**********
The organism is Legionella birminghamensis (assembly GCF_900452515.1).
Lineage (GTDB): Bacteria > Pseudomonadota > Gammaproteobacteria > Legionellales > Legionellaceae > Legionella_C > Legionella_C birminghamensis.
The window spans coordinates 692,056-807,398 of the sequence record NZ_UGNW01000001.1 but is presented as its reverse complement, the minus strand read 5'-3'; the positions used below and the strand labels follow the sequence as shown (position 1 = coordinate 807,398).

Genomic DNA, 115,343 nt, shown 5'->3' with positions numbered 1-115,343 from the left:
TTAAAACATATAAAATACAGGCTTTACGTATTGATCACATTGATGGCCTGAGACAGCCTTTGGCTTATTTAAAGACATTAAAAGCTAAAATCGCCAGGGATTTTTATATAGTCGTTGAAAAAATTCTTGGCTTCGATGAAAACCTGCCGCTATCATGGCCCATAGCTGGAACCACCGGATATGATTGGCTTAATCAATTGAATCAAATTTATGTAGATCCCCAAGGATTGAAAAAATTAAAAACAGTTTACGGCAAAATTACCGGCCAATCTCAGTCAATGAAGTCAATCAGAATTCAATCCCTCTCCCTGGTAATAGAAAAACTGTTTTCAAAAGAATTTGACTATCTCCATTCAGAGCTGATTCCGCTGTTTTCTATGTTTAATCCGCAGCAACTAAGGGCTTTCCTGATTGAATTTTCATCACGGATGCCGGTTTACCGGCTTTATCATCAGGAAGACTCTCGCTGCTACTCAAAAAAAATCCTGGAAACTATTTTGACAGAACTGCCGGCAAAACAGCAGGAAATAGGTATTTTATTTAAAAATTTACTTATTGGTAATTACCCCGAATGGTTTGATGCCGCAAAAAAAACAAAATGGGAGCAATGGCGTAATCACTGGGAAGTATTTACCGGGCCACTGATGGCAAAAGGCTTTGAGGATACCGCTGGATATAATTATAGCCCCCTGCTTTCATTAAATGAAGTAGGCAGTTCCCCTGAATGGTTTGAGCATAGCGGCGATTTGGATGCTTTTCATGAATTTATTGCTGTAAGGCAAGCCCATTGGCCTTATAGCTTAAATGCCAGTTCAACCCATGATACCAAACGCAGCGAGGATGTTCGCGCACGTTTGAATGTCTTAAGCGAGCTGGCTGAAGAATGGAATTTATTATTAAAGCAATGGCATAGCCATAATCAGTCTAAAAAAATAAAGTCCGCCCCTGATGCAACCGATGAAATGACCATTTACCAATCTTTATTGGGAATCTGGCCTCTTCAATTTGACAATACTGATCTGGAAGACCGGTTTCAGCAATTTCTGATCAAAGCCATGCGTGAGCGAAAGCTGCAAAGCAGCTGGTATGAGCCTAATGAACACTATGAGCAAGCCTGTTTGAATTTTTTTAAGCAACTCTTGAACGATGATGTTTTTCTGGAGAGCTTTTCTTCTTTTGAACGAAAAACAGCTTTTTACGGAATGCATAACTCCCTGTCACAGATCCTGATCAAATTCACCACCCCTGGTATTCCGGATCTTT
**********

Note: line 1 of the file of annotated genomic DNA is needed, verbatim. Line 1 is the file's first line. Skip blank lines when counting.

The organism is Legionella birminghamensis (assembly GCF_900452515.1).